Every 40 seconds, someone in the U.S. has a stroke. It might start with a sudden severe headache. You might feel weak or numb on one side of your face or body. Some people have trouble speaking or understanding speech. Others notice blind spots in one eye.
Many people ignore the signs of stroke because they think it’s a result of stress or exhaustion. But the longer you wait to be seen by a doctor, the greater the risk of serious long-term disability.
Know the Early Warning Signs of Stroke
When you suffer a stroke, it means either a blood clot is interfering with blood flow to your brain or a weakened blood vessel in your brain has ruptured. In either case, the result is the same: Brain cells are starved of oxygen and suffocated.
The sooner you can receive treatment, the better your chances for recovery. It’s why doctors who treat strokes say that “time is brain.” In other words, time wasted is brain lost. That’s why it’s vital to learn the warning signs of stroke and get immediate medical attention if they occur.
Act F.A.S.T. to Help Stroke Victims Get the Treatment They Need
F.A.S.T. is an acronym that can help you remember and recognize the signs of stroke. If you see someone experiencing any of these stroke symptoms, call 911 immediately. Getting treatment within 60 minutes can prevent disability.
F stands for Face
- Is there anything abnormal about the patient’s face?
- Is their smile drooping?
- Is their eyelid drooping?
- Ask the person to smile. Is their smile uneven or lopsided?
A stands for Arms
- Is one arm weak or numb?
- Ask the person to raise both arms. Does one arm drift downward?
S stands for Speech
- Are they slurring their words?
- Is the person unable to speak or hard to understand?
- Ask them to repeat a simple phrase like: The grass is green. If they can’t repeat the phrase, the higher the chance of stroke.
T stands for Time
- If you see any of these signs, even if the symptoms go away, call 911 and get the person to a hospital right away.
What are Other Early Warning Signs of Stroke?
- Sudden numbness or weakness of the face, arm, or leg (especially on one side of the body)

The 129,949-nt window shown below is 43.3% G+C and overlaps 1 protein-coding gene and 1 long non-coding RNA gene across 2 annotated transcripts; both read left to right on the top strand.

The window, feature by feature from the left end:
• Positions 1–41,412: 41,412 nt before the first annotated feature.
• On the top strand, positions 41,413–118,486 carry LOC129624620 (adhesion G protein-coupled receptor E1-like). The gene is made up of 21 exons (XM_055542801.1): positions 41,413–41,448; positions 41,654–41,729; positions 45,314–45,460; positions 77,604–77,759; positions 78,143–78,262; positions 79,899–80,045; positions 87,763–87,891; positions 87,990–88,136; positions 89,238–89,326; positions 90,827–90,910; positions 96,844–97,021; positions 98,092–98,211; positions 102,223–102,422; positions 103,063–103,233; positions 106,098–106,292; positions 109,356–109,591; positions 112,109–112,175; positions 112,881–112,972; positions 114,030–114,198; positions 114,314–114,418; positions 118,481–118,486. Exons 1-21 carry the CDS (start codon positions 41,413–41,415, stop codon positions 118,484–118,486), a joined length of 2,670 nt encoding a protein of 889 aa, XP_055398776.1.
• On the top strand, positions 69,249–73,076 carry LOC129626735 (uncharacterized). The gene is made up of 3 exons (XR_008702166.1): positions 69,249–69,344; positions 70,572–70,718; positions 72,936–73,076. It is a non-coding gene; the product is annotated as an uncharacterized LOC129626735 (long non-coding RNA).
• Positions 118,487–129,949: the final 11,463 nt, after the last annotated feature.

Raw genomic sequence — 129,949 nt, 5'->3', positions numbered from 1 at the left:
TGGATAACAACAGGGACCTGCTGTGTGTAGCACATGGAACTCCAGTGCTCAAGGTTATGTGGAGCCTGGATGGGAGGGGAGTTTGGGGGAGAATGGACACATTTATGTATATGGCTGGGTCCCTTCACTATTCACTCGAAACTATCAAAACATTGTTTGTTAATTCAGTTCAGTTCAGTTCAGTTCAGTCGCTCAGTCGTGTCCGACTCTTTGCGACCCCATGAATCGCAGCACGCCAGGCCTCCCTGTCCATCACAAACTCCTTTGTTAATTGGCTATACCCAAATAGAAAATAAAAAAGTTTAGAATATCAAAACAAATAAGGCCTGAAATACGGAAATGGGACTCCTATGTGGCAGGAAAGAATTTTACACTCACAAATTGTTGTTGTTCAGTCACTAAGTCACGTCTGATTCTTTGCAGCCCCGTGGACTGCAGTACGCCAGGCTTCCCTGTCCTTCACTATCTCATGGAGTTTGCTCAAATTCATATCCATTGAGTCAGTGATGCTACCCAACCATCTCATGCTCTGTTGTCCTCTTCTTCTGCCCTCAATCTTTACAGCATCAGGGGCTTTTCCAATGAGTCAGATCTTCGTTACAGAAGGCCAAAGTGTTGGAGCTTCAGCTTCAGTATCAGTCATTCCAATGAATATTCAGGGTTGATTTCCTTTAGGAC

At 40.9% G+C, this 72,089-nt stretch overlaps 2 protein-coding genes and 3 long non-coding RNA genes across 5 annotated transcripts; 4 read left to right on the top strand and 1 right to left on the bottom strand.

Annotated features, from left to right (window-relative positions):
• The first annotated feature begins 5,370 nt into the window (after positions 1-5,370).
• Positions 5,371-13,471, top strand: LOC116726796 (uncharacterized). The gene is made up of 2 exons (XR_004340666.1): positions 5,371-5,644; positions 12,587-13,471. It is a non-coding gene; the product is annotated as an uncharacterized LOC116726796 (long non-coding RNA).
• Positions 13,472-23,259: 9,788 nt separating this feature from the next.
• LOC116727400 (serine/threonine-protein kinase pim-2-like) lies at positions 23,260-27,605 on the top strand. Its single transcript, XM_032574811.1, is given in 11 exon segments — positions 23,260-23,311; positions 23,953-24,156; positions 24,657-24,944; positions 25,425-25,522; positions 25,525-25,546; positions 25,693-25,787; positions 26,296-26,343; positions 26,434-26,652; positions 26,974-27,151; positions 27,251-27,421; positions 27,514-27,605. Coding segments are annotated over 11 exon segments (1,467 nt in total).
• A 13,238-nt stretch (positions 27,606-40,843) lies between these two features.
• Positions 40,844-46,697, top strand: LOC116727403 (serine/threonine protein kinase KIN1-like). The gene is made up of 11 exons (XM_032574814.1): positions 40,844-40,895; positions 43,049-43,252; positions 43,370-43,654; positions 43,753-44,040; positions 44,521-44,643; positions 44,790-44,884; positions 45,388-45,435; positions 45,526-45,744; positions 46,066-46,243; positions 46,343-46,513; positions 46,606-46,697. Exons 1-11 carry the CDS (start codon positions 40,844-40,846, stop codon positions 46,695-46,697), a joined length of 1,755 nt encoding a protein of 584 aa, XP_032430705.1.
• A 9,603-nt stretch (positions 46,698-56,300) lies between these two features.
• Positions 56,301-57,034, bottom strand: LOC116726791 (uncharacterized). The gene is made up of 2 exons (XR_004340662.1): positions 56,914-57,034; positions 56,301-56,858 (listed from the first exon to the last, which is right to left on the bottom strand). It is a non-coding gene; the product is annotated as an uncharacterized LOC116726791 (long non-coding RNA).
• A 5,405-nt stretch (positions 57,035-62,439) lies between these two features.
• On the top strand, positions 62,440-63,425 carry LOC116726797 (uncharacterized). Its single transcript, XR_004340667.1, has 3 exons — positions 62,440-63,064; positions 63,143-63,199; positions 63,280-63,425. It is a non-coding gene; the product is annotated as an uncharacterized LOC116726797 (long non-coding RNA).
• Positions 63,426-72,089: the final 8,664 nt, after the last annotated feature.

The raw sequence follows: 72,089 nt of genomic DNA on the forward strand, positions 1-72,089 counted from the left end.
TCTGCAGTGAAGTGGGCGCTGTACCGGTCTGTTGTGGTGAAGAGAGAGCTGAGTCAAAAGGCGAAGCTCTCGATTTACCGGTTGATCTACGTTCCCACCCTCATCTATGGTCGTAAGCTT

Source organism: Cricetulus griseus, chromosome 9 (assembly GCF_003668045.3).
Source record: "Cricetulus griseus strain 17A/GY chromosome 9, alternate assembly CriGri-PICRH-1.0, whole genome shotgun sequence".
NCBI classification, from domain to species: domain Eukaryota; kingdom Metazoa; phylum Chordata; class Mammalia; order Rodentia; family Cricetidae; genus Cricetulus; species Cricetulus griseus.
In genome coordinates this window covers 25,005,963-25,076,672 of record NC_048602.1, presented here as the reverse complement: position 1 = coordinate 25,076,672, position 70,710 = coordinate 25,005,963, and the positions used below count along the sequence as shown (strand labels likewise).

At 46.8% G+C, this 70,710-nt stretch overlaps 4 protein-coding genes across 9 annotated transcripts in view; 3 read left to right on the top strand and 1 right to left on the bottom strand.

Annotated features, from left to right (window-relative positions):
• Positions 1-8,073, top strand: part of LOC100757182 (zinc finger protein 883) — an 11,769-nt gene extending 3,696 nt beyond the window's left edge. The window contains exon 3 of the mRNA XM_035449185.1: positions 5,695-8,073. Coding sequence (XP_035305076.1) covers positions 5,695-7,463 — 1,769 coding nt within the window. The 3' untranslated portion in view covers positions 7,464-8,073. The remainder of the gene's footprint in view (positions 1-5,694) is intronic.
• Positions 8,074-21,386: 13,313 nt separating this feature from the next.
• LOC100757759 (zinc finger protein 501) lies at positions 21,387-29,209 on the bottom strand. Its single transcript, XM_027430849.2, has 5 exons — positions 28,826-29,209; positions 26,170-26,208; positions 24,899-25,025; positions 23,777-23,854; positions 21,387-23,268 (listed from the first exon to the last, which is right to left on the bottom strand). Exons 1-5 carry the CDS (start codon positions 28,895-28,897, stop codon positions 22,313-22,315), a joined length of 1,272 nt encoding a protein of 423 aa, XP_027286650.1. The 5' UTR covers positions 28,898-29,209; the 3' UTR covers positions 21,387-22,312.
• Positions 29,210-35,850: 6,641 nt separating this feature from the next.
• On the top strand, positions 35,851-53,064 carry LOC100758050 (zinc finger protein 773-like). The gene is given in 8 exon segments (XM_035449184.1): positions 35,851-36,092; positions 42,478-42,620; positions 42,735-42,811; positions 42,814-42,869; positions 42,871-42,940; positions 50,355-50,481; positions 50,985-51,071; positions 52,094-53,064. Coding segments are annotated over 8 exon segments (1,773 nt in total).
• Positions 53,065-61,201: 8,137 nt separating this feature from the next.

- Sudden confusion, trouble speaking or understanding speech
- Sudden trouble seeing in one or both eyes
- Sudden trouble walking, dizziness, loss of balance or coordination
- Sudden severe headache with no known cause
How Do Doctors Treat a Stroke?
If your stroke was caused by a blood clot, there are drugs that can break up the clot. If the clot is broken up quickly enough, your symptoms may go away completely. However, the drugs must be given within the first few hours following a stroke.
If your stroke was caused by a ruptured blood vessel in the brain, doctors focus on controlling the bleeding and reducing pressure in the brain caused by the excess fluid.
Reduce Your Risk of Stroke
Being overweight, not getting enough exercise and drinking too much increase your risk of stroke. By making healthy lifestyle changes, you can reduce your risk of stroke by up to 80%.
1. Eat healthy – High blood pressure and high cholesterol increase your chances of having a stroke. Limiting salt in your diet can lower blood pressure. Eating foods low in saturated fats, trans fat and cholesterol, and high in fiber, can prevent high cholesterol. Include plenty of fruits and vegetables in your diet, and choose healthy sources of protein, such as beans, nuts and fish.
2. Stay active – Being physically active can help you lose weight and keep your cholesterol and blood pressure at healthy levels. The Surgeon General recommends 150 minutes of moderate physical activity each week. Going for a brisk walk or climbing stairs are easy ways to get your exercise in and reduce your risk of stroke.
3. Don’t smoke – Smoking damages the heart and blood vessels. If you don’t smoke, don’t start (and avoid second-hand smoke). If you do smoke, there are nicotine patches and prescriptions that can help manage withdrawal symptoms. You can also get help by calling 1-800-QUIT-NOW or by talking to your doctor.
4. Drink less alcohol – Drinking too much alcohol can increase blood pressure and cholesterol. So if you do enjoy a drink now and then, do so in moderation: no more than two drinks a day for men and one a day for women.
Your Health is Our Top Priority at Sedgebrook
From healthy dining options to personalized exercise programs to having a medical practice on-site for preventive screenings, Sedgebrook residents have everything they need to lead an active, healthy life. But if illness or injury means a trip to the hospital, residents know they can get the specialized therapy they need at our on-site rehabilitation center, Radford Green. To learn more about the top-rated care available at our health center, get in touch.